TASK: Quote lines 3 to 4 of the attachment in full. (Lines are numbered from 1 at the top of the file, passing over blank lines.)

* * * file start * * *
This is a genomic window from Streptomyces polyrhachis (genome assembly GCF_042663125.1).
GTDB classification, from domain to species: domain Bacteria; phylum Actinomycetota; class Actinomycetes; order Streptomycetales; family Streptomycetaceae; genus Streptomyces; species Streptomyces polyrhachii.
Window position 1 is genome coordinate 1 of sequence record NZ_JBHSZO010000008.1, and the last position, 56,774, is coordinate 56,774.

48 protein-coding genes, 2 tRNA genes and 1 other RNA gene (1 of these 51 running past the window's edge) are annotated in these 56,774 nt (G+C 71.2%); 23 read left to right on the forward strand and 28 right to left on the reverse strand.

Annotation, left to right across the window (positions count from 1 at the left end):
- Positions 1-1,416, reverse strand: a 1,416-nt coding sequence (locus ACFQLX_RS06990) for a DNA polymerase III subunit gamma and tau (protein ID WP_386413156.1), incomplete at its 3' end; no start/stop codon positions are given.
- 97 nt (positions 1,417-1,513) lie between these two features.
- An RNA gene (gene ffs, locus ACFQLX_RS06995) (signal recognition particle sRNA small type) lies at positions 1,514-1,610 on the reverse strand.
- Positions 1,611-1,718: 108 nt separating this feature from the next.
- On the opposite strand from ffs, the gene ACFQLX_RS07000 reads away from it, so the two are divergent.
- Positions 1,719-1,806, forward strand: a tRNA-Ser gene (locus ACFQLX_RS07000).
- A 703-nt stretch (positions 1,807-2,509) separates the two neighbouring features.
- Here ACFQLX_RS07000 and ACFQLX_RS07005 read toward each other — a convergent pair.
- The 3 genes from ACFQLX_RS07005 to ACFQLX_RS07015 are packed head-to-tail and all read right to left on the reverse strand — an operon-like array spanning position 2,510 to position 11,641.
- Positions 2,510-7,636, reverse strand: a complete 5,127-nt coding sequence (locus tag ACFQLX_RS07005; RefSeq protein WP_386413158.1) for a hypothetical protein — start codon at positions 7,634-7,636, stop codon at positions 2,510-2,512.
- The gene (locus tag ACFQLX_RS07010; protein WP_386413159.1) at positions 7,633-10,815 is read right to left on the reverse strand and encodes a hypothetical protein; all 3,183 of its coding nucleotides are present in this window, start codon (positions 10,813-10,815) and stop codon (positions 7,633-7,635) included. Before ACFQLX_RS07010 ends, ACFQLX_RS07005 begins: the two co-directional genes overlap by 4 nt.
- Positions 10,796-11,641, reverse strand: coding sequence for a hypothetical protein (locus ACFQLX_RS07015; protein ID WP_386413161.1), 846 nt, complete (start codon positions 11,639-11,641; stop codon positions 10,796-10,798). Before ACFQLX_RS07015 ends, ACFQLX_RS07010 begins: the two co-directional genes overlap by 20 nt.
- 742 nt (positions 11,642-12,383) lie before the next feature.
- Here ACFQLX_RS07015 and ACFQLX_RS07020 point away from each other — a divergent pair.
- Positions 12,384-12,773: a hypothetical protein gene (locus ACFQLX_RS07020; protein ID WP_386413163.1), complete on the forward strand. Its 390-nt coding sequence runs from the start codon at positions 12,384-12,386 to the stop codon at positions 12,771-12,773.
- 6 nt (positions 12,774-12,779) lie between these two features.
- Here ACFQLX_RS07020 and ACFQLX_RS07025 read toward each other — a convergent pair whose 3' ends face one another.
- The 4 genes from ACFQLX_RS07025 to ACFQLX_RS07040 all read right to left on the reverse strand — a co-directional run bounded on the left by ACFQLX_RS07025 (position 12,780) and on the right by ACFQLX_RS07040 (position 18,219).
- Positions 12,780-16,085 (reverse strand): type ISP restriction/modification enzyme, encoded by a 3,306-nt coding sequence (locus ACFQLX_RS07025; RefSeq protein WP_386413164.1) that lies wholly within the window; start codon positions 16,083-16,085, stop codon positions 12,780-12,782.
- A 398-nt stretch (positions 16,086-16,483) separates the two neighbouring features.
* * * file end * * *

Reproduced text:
Window position 1 is genome coordinate 1 of sequence record NZ_JBHSZO010000008.1, and the last position, 56,774, is coordinate 56,774.

48 protein-coding genes, 2 tRNA genes and 1 other RNA gene (1 of these 51 running past the window's edge) are annotated in these 56,774 nt (G+C 71.2%); 23 read left to right on the forward strand and 28 right to left on the reverse strand.